Deciphering Food Labels

The best way to make healthy and safe choices is to be educated about the food that you’re eating. Navigating the grocery store aisles can be hectic these days – “Organic”, “Certified X”, “Certified Y”… Food labels are supposed to guide us to make better choices but not all labels are created equal. Here are a few to look for, and a few to be wary of.

Organic: Certified organic food isn’t automatically better in any way than conventionally-produced  food, but there are a few potential benefits to buying organic foods. Here is an in-depth analysis of the benefits and downsides of organic food by Mayo Clinic.

 

Whole-Grain-Seal

Whole Grain: Because there was confusion created by the food industry on what constitutes a whole grain (whether it can be refined/processed), the Whole Grains Council created a label that identifies foods that contain 50% or more whole grains. This means that foods with the stamp contain more whole grain than refined grain. Eating whole grains can reduce the risk of heart disease, Type II diabetes, colorectal cancer, and stroke. For more on whole grains go to whole grainscouncil.org.

American Heart Association Certified: The AHA has strict requirements for foods to be certified, placing limits on sugar, and total/saturated/trans fats, and requiring sufficient amounts of dietary fiber. Foods certified by the AHA can help reduce the risk of heart disease. Look for the heart, or see the full list of certified products.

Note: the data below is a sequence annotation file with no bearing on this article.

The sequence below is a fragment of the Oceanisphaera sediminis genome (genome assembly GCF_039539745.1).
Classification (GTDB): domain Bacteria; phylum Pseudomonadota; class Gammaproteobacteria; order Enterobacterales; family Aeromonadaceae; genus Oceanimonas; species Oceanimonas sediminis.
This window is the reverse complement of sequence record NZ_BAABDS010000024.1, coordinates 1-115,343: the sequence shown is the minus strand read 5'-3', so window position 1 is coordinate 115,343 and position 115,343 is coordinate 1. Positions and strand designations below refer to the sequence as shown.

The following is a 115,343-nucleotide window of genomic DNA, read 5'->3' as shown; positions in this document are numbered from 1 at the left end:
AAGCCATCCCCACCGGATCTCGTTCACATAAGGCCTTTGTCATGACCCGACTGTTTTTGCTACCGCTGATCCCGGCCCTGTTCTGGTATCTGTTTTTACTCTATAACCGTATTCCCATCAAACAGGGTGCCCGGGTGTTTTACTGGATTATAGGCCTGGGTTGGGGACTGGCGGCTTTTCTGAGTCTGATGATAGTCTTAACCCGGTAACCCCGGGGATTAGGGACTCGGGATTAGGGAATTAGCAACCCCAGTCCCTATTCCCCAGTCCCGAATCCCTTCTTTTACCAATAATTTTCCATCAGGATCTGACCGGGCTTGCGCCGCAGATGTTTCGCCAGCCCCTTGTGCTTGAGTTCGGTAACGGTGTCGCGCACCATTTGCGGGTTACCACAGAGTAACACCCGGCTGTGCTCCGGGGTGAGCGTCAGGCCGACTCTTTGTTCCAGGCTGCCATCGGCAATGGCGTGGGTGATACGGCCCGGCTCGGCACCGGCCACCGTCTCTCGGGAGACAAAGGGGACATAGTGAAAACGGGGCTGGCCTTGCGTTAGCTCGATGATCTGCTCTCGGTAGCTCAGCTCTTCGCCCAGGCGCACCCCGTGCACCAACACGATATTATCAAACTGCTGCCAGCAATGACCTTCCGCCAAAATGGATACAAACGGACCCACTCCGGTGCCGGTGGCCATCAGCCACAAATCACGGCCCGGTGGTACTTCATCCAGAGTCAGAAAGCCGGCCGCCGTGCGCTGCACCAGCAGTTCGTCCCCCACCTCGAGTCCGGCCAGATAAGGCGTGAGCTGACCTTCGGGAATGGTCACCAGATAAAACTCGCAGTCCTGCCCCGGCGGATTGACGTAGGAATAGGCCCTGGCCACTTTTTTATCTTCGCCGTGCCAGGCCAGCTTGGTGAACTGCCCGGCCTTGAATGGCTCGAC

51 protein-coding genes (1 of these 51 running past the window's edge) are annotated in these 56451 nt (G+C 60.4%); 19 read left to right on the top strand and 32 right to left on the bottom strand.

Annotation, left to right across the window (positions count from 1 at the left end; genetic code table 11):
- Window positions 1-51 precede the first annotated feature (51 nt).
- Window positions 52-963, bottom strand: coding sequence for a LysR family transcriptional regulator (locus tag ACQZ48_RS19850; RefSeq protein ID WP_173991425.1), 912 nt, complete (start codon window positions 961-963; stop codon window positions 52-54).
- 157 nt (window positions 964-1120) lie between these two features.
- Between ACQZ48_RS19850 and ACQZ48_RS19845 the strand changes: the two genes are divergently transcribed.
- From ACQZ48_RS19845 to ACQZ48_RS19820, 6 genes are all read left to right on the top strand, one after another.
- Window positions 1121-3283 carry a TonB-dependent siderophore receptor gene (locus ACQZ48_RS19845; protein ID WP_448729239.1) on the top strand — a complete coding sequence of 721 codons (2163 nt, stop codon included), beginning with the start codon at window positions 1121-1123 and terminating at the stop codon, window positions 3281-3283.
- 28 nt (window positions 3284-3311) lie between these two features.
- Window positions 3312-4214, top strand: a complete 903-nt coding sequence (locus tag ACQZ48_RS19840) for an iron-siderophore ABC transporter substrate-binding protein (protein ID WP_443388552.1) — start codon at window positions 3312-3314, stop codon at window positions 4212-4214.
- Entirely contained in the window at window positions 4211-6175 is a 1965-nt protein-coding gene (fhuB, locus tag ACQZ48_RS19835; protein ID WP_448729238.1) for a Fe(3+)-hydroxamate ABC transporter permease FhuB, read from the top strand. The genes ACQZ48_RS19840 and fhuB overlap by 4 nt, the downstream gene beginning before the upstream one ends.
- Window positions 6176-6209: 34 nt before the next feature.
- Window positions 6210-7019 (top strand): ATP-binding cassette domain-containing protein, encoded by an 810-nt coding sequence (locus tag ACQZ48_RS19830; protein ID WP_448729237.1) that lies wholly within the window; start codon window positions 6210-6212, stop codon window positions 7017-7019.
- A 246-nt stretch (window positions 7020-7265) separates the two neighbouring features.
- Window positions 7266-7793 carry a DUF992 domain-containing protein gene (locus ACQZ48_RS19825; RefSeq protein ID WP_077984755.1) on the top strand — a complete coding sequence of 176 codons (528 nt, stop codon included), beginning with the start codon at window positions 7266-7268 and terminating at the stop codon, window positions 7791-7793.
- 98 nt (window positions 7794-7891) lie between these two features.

Good Housekeeping Nutritionist Approved: The brand that brought you trusted products with their quality tested seal is now working to promote healthy foods. Good Housekeeping’s resident nutritionist selected foods that are smart choices in their respective categories.

Now that we’ve discussed labels to look for, here are a few that you shouldn’t take at face value.

Multigrain: It sounds just like whole grain, but it is actually a lower standard than whole grain. Multigrain products are made with multiple kinds of grain, whereas whole grain products are made with all parts of the grain. Whole grains are the healthier choice.

Natural: Many products have a guarantee or seal that claims that they are all natural or 100% natural. But the term ‘natural’ is undefined by the FDA, so when a company uses it on their packaging, it carries no meaning. Look instead for specific claims of no artificial colors, sweeteners, additives, or preservatives.

Labels that claim reduced fat should be taken with a grain of salt because the products often contain extra other ingredients to compensate for the loss taste of the fat.Often a reduced fat product will contain more sugar, negating the effects of the reduced fat.

Overall, the easiest thing to look for is simplicity! Along with looking for the labels we discussed above, loading up on produce and buying foods with minimal preservatives and processing is a simple way to feel better about your food choices.